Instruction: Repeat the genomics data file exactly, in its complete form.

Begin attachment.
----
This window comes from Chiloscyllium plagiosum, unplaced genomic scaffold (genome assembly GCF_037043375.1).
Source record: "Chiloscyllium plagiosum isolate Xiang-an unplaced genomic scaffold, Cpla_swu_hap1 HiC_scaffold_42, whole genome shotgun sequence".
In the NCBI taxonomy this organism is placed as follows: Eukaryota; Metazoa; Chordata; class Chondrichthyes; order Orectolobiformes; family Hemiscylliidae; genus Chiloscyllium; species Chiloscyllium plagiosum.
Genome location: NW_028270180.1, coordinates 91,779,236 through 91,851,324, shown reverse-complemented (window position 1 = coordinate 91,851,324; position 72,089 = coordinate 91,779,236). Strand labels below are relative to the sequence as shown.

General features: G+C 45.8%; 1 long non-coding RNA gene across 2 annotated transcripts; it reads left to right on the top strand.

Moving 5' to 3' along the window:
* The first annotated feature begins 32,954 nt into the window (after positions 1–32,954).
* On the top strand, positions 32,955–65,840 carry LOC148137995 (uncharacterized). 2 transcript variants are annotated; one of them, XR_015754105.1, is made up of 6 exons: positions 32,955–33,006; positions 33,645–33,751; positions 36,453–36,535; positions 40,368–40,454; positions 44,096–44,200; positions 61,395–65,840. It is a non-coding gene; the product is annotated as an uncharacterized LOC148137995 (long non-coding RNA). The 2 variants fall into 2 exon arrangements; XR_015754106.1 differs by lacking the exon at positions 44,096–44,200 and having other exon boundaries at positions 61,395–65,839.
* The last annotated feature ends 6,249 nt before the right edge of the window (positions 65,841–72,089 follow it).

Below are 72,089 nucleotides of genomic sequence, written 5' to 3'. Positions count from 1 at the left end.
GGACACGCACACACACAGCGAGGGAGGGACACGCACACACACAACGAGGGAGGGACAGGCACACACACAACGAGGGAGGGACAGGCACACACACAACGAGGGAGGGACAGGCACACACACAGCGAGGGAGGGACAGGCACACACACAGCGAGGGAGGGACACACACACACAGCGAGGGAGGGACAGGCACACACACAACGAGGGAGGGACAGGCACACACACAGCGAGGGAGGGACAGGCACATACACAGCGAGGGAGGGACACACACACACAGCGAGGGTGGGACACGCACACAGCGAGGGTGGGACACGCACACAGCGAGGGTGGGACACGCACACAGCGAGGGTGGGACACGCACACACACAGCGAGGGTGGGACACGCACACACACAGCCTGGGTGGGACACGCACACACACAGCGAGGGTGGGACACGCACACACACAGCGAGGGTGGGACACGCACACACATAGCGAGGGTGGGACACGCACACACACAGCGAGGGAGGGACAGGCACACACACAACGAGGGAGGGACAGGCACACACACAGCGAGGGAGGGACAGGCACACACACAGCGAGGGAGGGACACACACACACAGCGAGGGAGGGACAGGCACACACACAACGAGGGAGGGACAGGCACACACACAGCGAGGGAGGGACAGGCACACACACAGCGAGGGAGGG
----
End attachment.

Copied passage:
This window comes from Chiloscyllium plagiosum, unplaced genomic scaffold (genome assembly GCF_037043375.1).
Source record: "Chiloscyllium plagiosum isolate Xiang-an unplaced genomic scaffold, Cpla_swu_hap1 HiC_scaffold_42, whole genome shotgun sequence".
In the NCBI taxonomy this organism is placed as follows: Eukaryota; Metazoa; Chordata; class Chondrichthyes; order Orectolobiformes; family Hemiscylliidae; genus Chiloscyllium; species Chiloscyllium plagiosum.
Genome location: NW_028270180.1, coordinates 91,779,236 through 91,851,324, shown reverse-complemented (window position 1 = coordinate 91,851,324; position 72,089 = coordinate 91,779,236). Strand labels below are relative to the sequence as shown.

General features: G+C 45.8%; 1 long non-coding RNA gene across 2 annotated transcripts; it reads left to right on the top strand.

Moving 5' to 3' along the window:
* The first annotated feature begins 32,954 nt into the window (after positions 1–32,954).
* On the top strand, positions 32,955–65,840 carry LOC148137995 (uncharacterized). 2 transcript variants are annotated; one of them, XR_015754105.1, is made up of 6 exons: positions 32,955–33,006; positions 33,645–33,751; positions 36,453–36,535; positions 40,368–40,454; positions 44,096–44,200; positions 61,395–65,840. It is a non-coding gene; the product is annotated as an uncharacterized LOC148137995 (long non-coding RNA). The 2 variants fall into 2 exon arrangements; XR_015754106.1 differs by lacking the exon at positions 44,096–44,200 and having other exon boundaries at positions 61,395–65,839.
* The last annotated feature ends 6,249 nt before the right edge of the window (positions 65,841–72,089 follow it).

Below are 72,089 nucleotides of genomic sequence, written 5' to 3'. Positions count from 1 at the left end.
GGACACGCACACACACAGCGAGGGAGGGACACGCACACACACAACGAGGGAGGGACAGGCACACACACAACGAGGGAGGGACAGGCACACACACAACGAGGGAGGGACAGGCACACACACAGCGAGGGAGGGACAGGCACACACACAGCGAGGGAGGGACACACACACACAGCGAGGGAGGGACAGGCACACACACAACGAGGGAGGGACAGGCACACACACAGCGAGGGAGGGACAGGCACATACACAGCGAGGGAGGGACACACACACACAGCGAGGGTGGGACACGCACACAGCGAGGGTGGGACACGCACACAGCGAGGGTGGGACACGCACACAGCGAGGGTGGGACACGCACACACACAGCGAGGGTGGGACACGCACACACACAGCCTGGGTGGGACACGCACACACACAGCGAGGGTGGGACACGCACACACACAGCGAGGGTGGGACACGCACACACATAGCGAGGGTGGGACACGCACACACACAGCGAGGGAGGGACAGGCACACACACAACGAGGGAGGGACAGGCACACACACAGCGAGGGAGGGACAGGCACACACACAGCGAGGGAGGGACACACACACACAGCGAGGGAGGGACAGGCACACACACAACGAGGGAGGGACAGGCACACACACAGCGAGGGAGGGACAGGCACACACACAGCGAGGGAGGG